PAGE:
These hundreds of small farmers are farming the most difficult farmland. They are fanning in the most sparsely populated part of the British Isles and are living in an area where there is constant depopulation and considerable unemployment. I can think of the location of some of the groups of smallholders who are not crofters with 2 to 20 acres who will lose the M.A.P. grant. This Amendment would enable those people to come together and make a joint submission to be regarded as a business for the purpose of a grant under Clause 1.

The Amendment would be of great help to many hundreds of small farmers in the North of Scotland who will suffer great injury under the Bill as it is at present drawn.

Acceptance of the Amendment would not completely remove the grievance felt by those small farmers, but it would go some way towards meeting their difficulty. They could join together and get a capital grant in order to bring about an improvement in the businesses which they are trying to run. I assure the Secretary of State that if we are to rest on the declaration made by the Minister that he is concerned only with supporting viable units and those people who are farming less than 20 acres in the North of Scotland will not be assisted by the central Government because they are not operating viable units, the Minister's name will be mud, but that will be beside the point because he is not the Minister responsible. Those small farmers will wonder why it is that the Secretary of State allows this decision to be taken against the interests of those small farmers on the declaration by the Minister that they are not farming a viable unit.

I ask the Secretary of State to confirm or deny what I have said about the effect of the Bill on many hundreds of small farmers, and whether many hundreds of them who are not crofters will lose M.A.P. grants under the Bill and cannot qualify for assistance under Clause 1 unless the Amendment is accepted.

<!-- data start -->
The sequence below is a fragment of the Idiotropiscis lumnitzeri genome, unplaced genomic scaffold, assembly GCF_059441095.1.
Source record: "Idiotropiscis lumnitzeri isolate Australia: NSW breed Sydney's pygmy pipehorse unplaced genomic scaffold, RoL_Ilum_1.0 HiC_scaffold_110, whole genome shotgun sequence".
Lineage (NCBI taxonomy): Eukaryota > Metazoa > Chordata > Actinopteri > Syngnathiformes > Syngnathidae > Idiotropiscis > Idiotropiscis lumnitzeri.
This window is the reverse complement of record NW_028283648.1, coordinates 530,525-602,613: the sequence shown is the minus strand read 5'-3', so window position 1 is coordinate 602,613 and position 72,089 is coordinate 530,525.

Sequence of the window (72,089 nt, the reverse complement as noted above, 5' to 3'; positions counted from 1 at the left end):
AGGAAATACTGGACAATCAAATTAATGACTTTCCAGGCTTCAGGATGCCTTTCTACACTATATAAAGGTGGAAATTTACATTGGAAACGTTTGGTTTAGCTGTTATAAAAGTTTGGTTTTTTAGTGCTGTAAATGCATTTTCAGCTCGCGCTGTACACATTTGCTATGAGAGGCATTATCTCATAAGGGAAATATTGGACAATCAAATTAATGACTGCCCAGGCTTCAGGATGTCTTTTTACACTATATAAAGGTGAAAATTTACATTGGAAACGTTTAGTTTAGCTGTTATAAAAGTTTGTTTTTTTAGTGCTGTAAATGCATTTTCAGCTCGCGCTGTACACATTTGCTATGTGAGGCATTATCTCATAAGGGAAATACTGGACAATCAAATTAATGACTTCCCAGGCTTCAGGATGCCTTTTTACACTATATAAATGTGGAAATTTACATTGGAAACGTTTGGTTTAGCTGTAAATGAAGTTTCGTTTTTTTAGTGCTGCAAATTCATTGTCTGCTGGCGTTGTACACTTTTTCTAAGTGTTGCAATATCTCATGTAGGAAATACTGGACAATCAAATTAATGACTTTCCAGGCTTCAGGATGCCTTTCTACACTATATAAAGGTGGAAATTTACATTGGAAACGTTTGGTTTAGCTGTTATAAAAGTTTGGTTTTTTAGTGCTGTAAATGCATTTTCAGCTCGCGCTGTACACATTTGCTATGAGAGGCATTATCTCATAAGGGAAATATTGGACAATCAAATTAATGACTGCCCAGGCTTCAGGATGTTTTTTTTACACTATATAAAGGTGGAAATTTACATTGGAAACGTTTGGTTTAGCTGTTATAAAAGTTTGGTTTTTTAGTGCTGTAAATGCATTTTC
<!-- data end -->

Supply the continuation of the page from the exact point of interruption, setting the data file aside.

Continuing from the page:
Lord John Hope

I think that the answer is that there is nothing whatever to stop very small men getting together and amalgamating.

Mr. Fraser

If the Under-Secretary wants 10 small farmers who are each fanning three, four, five, six or seven acres to amalgamate for the purpose of the Bill it will be an amalgamation and the effect of that must be to turn many small farmers out of their farms. The only possible effect of the amalgamation of a large number of small farmers is to hasten and precipitate further depopulation. Is that what the hon. Gentleman wishes?

Lord John Hope

The hon. Gentleman knows perfectly well that the Minister made it perfectly clear—

Mr. E. G. Willis (Edinburgh, East)

The Minister does not know anything about Scotland. The Joint Under-Secretary speaks for Scotland, not the Minister.

Lord John Hope

What an extraordinary observation.

The Minister has made it clear that the Government recognises the problem of the very small farmers. We realise that that is a special problem by itself. Admittedly, the Bill does not cover the tiny man who farms five acres. That is a different problem which the Government recognise. To say that the Bill will not help every man with a farm of under 10 acres does not mean that we do not realise that there is a problem which has to be dealt with.

Mr. Fraser

Does not the Under-Secretary agree that the Bill injures every small farmer with under 20 acres in North Scotland? None of them will be eligible for grants under Clause 1.

Lord John Hope

I was specifically asked about men farming under 20 acres. As far as the continuation of M.A.P. goes for the next three years, each case will be considered on its merits by the A.E.C.s. I do not say that all the farmers will get it, because they have not been getting it even now, but they can still rank for it for the next three years.

4.45 p.m.

Mr. A. Woodburn (Clackmannan and East Stirlingshire)

I have been told that even in the Slamannan plateau in the middle of Stirlingshire, land is extremely difficult to cultivate. When I was Secretary of State for Scotland it was found that acidity and other things in the soil made it difficult to be economic. Is it the Government's intention to depopulate and stop farming in great areas of Scotland? It seems so. Have they decided to write off great chunks of Scotland as being not possible to farm economically?